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Energy Non-Crisis


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Twitch, I did watch nearly 45 minutes of this because you asked me to, and I went in with an open mind. I'll admit that I would really, really, really like to believe him. He is quite compelling. However, it seems that everything he says is based on heresy gleaned from the roughnecks who built the Alaskan pipeline back in 1974. Unfortunately, I'm guessing that the "chaplain" of the pipeline probably didn't get all the info, or perhaps got just enough to draw some erroneous conclusions from the guys who didn't even have all the information thirty four years ago. Sadly, his "facts" probably aren't and conspiracy theories like this one fly about as well as rocks (Congress has spent the last 35 years quietly covering up an oil strike of this magnitude? Uh, what?).

I think I believe the guys at Exxon/Mobil who say there is only 2 years of oil instead of an ordained minister who took a field trip thirty-seven years ago. If anyone has incentive to lie about it, I'd say Exxon/Mobil would be #1 on the list with a lot to gain from a big score. Sadly, even Big Oil seems agree with Dave and his experts.

Also, to have 200 years of oil in there, at our current rate of consumption, it would have to be roughly 90 times the size of Saudi Arabia, or about 6% of the volume of the entire earth. I don't think we would have missed something like that.

I did a quick Google for Lindsey Williams. This is from his official biography page:

<span style="font-style: italic">Lindsey Williams, who has been an ordained Baptist minister for 28 years, went to Alaska in 1971 as a missionary. The Transalaska oil pipeline began its construction phase in 1974, and because of Mr. Williams' love for his country and concern for the spiritual welfare of the "pipeliners," he volunteered to serve as Chaplain on the pipeline, with the subsequent full support of the Alyeska Pipeline Company.

Because of the executive status accorded to him as Chaplain, he was given access to the information that is documented in this book.</span>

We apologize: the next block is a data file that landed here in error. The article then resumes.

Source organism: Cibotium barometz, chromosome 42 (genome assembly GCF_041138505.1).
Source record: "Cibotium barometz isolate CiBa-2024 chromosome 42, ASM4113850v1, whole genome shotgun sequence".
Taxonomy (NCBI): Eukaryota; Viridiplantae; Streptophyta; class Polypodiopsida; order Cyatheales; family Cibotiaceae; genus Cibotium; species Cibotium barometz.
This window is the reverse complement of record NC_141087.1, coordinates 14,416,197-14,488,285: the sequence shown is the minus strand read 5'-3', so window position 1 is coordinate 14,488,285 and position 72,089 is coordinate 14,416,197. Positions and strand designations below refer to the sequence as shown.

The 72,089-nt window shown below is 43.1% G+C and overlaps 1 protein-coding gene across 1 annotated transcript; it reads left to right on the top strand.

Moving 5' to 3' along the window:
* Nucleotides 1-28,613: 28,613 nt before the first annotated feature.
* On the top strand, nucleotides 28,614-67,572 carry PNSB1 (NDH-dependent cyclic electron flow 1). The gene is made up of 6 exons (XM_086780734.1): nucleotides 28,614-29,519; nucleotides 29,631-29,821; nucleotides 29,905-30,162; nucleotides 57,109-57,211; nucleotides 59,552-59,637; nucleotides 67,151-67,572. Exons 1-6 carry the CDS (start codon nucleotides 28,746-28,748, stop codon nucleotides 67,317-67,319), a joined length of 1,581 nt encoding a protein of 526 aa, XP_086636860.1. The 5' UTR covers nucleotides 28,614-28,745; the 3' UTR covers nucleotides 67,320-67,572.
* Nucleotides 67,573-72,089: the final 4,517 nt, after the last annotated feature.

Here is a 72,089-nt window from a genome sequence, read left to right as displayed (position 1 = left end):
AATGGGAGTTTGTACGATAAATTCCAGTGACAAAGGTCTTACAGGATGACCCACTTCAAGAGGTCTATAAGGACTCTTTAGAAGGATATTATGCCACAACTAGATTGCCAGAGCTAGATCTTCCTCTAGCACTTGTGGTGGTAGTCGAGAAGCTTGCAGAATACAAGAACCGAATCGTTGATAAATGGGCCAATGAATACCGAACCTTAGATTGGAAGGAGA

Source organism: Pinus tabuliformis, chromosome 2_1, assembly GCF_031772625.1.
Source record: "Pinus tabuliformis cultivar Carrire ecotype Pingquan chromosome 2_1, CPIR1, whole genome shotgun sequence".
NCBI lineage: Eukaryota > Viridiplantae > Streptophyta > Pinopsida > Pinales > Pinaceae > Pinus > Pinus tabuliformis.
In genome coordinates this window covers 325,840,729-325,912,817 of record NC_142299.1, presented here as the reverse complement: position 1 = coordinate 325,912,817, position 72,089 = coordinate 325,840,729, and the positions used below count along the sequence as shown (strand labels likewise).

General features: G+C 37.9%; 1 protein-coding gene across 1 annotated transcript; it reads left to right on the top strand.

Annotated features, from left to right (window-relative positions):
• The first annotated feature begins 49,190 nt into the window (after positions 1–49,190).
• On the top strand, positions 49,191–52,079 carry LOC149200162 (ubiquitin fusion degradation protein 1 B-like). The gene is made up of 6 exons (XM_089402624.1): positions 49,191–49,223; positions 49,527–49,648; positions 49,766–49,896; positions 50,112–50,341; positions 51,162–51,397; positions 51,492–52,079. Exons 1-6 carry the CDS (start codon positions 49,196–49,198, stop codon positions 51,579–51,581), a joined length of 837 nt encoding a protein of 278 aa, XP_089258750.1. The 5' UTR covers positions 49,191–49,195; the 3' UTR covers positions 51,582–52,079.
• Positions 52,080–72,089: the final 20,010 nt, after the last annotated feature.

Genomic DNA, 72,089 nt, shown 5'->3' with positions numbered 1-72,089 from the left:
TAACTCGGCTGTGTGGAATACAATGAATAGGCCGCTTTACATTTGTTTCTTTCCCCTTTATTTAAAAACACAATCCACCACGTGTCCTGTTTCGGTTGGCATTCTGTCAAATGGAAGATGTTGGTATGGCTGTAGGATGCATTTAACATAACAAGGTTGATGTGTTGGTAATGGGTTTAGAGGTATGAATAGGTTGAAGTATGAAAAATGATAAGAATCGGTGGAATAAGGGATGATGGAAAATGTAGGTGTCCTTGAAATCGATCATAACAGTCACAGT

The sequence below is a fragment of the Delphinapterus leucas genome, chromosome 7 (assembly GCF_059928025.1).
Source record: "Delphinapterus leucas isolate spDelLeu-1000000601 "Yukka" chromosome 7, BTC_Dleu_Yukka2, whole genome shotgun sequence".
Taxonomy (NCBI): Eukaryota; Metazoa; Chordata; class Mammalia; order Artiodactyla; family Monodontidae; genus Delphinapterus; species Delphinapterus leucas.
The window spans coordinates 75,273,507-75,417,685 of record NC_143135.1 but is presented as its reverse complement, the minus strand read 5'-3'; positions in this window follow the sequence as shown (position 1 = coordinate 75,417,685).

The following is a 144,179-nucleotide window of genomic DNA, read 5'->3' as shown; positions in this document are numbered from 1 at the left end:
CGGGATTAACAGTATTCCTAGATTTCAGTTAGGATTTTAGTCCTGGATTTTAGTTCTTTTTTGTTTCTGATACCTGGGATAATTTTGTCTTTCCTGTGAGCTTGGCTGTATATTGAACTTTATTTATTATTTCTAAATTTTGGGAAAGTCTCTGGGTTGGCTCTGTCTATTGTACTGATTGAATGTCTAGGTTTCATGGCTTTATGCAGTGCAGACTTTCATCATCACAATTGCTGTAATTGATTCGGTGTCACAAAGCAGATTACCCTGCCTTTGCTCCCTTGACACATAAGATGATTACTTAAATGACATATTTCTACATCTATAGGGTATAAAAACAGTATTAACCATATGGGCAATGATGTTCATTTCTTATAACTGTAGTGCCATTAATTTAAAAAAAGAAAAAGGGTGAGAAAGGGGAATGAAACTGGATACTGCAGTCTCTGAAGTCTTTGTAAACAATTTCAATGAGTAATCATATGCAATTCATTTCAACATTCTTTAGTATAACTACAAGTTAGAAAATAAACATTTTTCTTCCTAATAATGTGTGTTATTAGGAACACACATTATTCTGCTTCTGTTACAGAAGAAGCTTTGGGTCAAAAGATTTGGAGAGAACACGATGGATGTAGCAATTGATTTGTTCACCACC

That's really not filling me with confidence. Sorry.


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A lot of people think ANWR is the perfect long-term solution, but it's simply not true. Everyone wants to blame environmentalists and the native wildlife for not going to Alaska to get oil. Believe that if you want, but it isn't a political issue. I sincerely wish the talking heads in the media would stop trying to drive a wedge between "Us" and "Them." I'm so sick of this nonsense in every facet of our lives as Americans, as if one side has the answers and the other side is comprised of lunatics and morons. Red state, blue state, Democrat, Republican, liberal, conservative. Enough already! Everyone seems to agree that all politicians are ineffective, so why is there this finely honed hatred of "the other side" all over the place? Damn it, it's ruining our country.

But I digress.

The truth is that <span style="font-style: italic">at the moment</span> it is not economically viable to go up there and get the oil. Even at $120/barrel, it's still cheaper to buy it from other sources. Sooner or later, oil prices <span style="font-style: italic">will</span> climb to the point where that oil is worth retreiving, and I have every confidence that someone <span style="font-style: italic">will</span> go get it despite the potential envrionmental hazards. We'll just have to go get it at some point to keep our economy running.

However, this is not the time to do that. Why should we go get it now and end up selling 2/3 of it to China and India? Any oil we find there goes on the world market regardless of where it came from. Now sooner or later, the Middle East is going to make a great sucking sound and there will be no more oil coming from that source. If we're smart, we'll still have ours at that point, and they can go back to herding goats in the desert. Getting it now will help nothing in the short term, give the Middle East even more power over us in the medium term, and will hurt us big time in the long term. What if we use it all up today and the Arabs cut us off tomorrow? What then? Ooops, we used it up when we didn't really need it.